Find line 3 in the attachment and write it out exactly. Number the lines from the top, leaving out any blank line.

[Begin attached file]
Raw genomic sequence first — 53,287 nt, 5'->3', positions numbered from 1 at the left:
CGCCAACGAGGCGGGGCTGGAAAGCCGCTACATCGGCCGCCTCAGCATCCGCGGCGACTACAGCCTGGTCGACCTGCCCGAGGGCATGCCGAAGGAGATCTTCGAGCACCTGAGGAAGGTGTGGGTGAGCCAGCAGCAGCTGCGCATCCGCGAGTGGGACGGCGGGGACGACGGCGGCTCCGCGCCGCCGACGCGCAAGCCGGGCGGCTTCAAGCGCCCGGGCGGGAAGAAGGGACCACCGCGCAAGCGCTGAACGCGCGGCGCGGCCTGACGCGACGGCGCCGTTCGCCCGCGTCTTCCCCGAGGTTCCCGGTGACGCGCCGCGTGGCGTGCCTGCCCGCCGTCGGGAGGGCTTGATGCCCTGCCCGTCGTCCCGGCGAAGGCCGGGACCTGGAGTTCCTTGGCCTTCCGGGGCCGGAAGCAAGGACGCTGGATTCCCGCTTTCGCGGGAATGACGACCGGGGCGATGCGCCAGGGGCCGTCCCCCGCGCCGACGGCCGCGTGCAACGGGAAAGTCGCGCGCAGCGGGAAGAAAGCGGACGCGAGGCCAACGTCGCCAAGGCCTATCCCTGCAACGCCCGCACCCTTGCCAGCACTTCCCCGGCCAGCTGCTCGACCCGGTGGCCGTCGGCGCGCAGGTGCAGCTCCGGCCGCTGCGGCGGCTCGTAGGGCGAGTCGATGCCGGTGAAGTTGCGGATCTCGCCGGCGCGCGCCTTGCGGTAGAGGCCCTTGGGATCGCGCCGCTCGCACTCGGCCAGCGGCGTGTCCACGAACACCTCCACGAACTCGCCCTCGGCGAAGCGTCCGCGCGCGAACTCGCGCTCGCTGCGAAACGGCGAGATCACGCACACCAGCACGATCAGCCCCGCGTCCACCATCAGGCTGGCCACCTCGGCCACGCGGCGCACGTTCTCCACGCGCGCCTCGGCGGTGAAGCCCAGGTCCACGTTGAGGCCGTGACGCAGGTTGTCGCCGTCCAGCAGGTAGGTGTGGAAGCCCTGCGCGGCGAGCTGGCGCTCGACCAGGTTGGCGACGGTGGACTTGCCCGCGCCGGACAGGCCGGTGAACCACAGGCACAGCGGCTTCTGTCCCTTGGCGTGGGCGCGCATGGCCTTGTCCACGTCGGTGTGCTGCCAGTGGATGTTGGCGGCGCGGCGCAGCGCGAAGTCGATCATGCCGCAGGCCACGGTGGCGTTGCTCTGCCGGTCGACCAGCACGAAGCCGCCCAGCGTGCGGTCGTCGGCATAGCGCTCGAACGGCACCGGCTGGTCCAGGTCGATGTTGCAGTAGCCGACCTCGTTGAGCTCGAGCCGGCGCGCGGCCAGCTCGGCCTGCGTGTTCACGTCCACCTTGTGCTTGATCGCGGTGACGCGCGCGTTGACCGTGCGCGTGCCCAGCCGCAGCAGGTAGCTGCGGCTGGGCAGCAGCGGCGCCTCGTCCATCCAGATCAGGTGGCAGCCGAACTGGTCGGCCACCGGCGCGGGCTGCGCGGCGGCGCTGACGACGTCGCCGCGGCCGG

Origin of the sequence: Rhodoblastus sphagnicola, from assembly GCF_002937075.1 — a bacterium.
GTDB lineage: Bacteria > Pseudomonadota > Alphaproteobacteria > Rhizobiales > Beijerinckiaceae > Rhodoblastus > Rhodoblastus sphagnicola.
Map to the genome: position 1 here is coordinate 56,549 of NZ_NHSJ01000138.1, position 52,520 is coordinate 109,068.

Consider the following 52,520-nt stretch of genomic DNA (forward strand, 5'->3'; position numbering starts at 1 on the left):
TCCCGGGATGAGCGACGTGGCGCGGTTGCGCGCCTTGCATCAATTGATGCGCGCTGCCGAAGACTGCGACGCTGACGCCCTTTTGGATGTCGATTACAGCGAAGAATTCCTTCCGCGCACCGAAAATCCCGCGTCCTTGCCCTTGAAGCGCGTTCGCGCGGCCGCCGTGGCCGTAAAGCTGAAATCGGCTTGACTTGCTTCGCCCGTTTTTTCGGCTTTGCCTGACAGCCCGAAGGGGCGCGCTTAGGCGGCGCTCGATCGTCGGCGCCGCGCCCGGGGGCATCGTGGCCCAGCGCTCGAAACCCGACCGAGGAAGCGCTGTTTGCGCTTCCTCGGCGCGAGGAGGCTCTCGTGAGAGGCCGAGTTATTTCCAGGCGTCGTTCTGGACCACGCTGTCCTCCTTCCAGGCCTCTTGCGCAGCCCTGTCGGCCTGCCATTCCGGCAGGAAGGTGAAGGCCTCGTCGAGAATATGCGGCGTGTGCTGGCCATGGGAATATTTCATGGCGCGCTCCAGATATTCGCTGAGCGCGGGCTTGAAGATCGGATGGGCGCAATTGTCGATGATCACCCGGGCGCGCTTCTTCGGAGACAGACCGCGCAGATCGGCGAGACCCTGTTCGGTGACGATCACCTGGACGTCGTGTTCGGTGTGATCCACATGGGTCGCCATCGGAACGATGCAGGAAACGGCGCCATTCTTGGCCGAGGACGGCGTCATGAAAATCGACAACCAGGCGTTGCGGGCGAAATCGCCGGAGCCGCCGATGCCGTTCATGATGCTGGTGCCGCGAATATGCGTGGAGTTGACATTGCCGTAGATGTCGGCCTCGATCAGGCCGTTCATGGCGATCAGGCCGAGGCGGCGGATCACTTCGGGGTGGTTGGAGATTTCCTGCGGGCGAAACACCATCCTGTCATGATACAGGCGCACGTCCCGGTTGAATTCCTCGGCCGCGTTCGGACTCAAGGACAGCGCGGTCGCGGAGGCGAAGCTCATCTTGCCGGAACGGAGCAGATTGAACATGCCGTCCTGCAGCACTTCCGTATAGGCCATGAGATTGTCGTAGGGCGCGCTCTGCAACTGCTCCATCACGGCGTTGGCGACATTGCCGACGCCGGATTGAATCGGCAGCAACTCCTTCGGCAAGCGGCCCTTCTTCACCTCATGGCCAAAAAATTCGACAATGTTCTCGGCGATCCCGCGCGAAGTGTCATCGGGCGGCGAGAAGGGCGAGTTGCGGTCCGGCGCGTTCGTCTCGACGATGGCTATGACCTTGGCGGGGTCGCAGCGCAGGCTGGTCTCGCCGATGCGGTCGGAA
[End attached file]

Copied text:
Origin of the sequence: Rhodoblastus sphagnicola, from assembly GCF_002937075.1 — a bacterium.